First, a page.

The last of Tex Avery's variations on 'Red Hot Riding Hood' (1943), in which the country wolf visits his city cousin, who tries to teach him the rudiments of civilised behaviour when ... See full summary »
A man closes up a lecture hall; he reaches into a box and snips the string holding a gaunt puppet. Released, the puppet warily explores the darkened rooms about him. Screws twist out of ... See full summary »
The story of Frankie and Johnny: Frankie walks into a bar, where she catches her boyfriend Johnny with the sensuous Nelly Bly and kills him in a fit of jealousy. The story is told in song, ... See full summary »
A three-part depiction of various forms of communication. 'Factual Discussion' depicts three heads (made up of fruit, kitchen utensils and writing implements respectively) endlessly ... See full summary »
Bored with chasing Red Riding Hood, the Wolf decides to go after Cinderella, but her fairy godmother takes a shine to him instead - and has an arsenal of magical powers to help achieve her ... See full summary »
The characters of the fairy-tale absolutely refuses to do the tale in the same old way. Instead Little Red Riding Hood is transformed to the hottest singer in town, the wolf becomes The Wolf and grandma turns into a man chaser. Written by
Reidar Lyng <firstname.lastname@example.org>
Here is the short (besides her last cartoon Little Rural Riding Hood), that got me to love to the first overtly erotic cartoon character ever created - Red. Now this short Red Hot Riding Hood is one of Avery's most popular cartoons, and some consider the cartoon to be Avery's magnum opus.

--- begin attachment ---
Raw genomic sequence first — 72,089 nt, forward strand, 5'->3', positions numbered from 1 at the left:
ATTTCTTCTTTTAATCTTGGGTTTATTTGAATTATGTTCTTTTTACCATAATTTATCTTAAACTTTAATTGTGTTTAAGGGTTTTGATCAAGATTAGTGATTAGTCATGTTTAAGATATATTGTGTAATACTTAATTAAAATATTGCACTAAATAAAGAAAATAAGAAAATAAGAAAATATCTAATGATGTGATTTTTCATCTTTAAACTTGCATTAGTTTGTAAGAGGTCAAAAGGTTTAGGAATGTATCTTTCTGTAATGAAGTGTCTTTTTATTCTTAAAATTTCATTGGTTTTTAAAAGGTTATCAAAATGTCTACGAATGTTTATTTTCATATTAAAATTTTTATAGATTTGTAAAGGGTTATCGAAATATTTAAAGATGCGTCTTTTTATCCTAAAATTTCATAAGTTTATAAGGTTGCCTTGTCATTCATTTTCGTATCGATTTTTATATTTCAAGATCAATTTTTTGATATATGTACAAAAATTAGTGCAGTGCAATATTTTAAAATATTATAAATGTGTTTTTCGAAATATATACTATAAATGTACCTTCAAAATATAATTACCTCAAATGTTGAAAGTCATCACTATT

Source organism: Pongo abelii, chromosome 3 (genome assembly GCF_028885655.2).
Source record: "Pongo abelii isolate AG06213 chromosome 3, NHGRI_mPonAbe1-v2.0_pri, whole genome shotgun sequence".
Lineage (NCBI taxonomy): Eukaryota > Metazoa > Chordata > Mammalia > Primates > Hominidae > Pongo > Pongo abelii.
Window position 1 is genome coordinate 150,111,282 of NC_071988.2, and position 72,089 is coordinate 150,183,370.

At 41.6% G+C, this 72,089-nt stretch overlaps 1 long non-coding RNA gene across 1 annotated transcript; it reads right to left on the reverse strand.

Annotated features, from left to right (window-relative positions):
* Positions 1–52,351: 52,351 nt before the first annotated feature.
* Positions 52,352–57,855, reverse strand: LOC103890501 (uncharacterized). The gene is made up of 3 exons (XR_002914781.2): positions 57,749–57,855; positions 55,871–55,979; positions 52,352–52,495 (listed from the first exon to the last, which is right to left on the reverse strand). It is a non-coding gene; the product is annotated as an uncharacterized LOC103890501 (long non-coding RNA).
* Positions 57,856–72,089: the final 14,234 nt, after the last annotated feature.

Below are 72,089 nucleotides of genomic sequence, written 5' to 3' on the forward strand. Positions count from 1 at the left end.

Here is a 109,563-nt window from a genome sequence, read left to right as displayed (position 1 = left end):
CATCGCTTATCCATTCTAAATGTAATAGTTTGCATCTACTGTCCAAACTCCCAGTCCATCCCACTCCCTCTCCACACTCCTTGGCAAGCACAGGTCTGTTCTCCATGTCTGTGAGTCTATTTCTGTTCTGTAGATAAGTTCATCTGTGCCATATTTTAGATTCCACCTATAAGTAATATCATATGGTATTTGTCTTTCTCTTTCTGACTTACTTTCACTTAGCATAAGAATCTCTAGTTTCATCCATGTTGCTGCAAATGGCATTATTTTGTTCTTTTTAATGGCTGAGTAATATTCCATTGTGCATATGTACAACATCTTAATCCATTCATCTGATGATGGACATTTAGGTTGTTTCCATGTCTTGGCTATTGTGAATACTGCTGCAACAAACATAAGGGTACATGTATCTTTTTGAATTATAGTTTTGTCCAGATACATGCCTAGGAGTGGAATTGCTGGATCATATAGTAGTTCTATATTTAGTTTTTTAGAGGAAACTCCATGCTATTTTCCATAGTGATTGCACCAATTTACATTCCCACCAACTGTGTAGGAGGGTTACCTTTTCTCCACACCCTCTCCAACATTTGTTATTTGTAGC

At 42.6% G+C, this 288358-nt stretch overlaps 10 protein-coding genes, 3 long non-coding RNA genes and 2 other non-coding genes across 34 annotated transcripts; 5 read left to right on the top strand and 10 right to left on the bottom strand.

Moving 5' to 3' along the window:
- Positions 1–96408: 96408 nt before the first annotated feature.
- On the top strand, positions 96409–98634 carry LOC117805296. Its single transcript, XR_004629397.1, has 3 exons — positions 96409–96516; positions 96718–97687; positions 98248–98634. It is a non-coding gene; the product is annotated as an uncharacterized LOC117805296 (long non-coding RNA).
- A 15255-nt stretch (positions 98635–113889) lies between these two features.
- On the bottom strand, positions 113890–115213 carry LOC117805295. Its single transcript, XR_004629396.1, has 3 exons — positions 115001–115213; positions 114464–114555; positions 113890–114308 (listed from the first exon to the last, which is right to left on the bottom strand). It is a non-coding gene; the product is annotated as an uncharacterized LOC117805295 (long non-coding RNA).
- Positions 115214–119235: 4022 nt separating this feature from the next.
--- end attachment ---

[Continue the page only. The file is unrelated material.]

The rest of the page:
The story begins with the standard version of the Little Red Riding Hood story; until the characters suddenly rebel at this done-to-death staging and stated "every cartoon studio in Hollywood has done it this way;" which is kind of the turth, and demand a fresh approach. So, the annoyed narrator accedes to their demands and starts the story again in a dramatically different arrangement. And now, the story is set in a contemporary urban setting where Red is a sexy adult nightclub entertainer. The Wolf is a debonair skirt chaser who is in love with Red but she wants nothing to do with him. Red escapes Wolf saying she's going to her Grandma's house, but when Wolf arrives Red is nowhere to be found. Grandma is an oversexed man-chaser who falls head over heels over Wolf, and locks him in her apartment, puts on a bright red shade of lipstick and tries to kiss him several times during his stay. He tries to escape but the lovelorn granny chases after him, and every door Wolf opens Grandma is there waiting with puckered lips.
In contrast to my favorite cartoon character Betty Boop, who was a character who exuded a sweetly innocent style, Red was pure sex, existing almost exclusively to whip the Wolf (a metaphor for males in general) into a carnal frenzy. With this short as her introduction, Red was the sexy distraction for the oversexed, lusting "Wolf" character that was introduced earlier in the 1942 short "Blitz Wolf." She drove the sex-crazed wolf do all the things that were to become trademarks of Avery's cartoons: the eye-popping, the jaw dropping, and the gravity defiying pratfalls. She was so popular that she was brought back for 3 more cartoons - "Swing Shift Cinderella," "Uncle Tom's Cabana" and "Little Rural Riding Hood." Her cartoons were originally made for the benefit of U.S. GI's, and were banned from television for years for being considerd to racy.
2 of 2 people found this review helpful.
Was this review helpful to you?